September 11, 2021

Interior St Francis Church – Porto

Dateline – Porto, Portugal

Today was lovely. Sunny, no humidity, not too warm. A perfect day for walking tours and boat cruising on the Douro. After my sleep of the dead, the night before, I slept a more normal amount of hours and actually managed to make my way down to breakfast. Portugal definitely works on a different schedule than America. I was finished with breakfast by 7:30, had some time to kill and went out for a bit of a walk. I’ve always loved walking in European cities. One would think that at 8 AM the streets would be bustling. Deserted… even the local Starbucks didn’t open until 9:30 AM. Some of this might have to do with it being Saturday but as Iberian culture breakfasts between 9 and 10, lunches around 2 and doesn’t eat supper until after 9 PM, my guess is they don’t generally get up much before 8:30 for any reason.

The first part of the morning was a walk with the group through the old town. The highlight was a stop at the Church of St Francis. The exterior isn’t much – undistinguished early gothic with a bunch of clashing baroque additions, but the interior is a rococo fantasy of carved wood with every available service covered with gold leaf carried back from Brazil in the 16th and 17th centuries. The estimates are about half a ton of gold in total. It’s no longer used as a house of worship, just as a structure to be admired. I liked it very much but the choice of piped in music was a tad odd. (I got why Schubert’s Ave Maria but it was followed up by the William Tell overture and the Waltz of the Flowers.) Then further down the hill to the Douro riverbank and on to a boat to see all of the bridges from the river’s mouth to the highway bridge somewhat upstream of town. After that, on to one of the ancient port wineries on the other bank of the river. The one we toured was Taylor’s I’ve been to lots of wineries in my time but this was the first time I’d been in one in continuous operation since the 17th century. The process of creating port is somewhat different than table wine involving the adding of brandy very quickly in the aging process to stop the oxidation, and a major reason why port is about 20% alcohol compared to the usual 12% for table wine. Lunch at the winery accompanied by a Fado concert. (Think Edith Piaf songs of longing but sung in Portuguese and accompanied by guitar). Then back to the hotel, some shopping and sitting in sidewalk cafes people watching before turning in. Up relatively early tomorrow again as we make our way to Sintra and then to Lisbon.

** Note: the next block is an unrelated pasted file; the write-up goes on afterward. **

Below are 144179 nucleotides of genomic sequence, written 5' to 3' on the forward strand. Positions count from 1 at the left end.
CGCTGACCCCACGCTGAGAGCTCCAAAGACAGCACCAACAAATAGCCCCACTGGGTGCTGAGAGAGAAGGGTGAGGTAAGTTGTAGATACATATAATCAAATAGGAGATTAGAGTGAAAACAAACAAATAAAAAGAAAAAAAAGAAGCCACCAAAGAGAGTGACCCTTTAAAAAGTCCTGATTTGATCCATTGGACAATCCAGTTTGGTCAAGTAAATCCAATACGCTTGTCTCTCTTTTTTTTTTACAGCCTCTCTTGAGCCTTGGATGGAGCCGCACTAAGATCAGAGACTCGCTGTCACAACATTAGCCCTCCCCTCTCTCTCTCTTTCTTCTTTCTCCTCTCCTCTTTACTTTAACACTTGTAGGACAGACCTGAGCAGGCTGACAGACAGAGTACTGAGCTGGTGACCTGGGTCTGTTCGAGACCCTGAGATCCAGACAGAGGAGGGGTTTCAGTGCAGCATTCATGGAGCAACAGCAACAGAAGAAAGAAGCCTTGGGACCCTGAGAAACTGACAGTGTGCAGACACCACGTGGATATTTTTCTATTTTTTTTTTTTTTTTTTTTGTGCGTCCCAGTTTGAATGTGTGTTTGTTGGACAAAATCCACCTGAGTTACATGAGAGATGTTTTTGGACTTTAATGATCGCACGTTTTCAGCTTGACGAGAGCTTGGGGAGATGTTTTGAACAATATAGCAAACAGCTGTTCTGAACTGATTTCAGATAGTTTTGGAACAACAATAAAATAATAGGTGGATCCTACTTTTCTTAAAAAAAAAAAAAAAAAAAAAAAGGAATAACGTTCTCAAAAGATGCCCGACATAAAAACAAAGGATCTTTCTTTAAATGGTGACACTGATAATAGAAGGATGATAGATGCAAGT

Port aging in oak barrels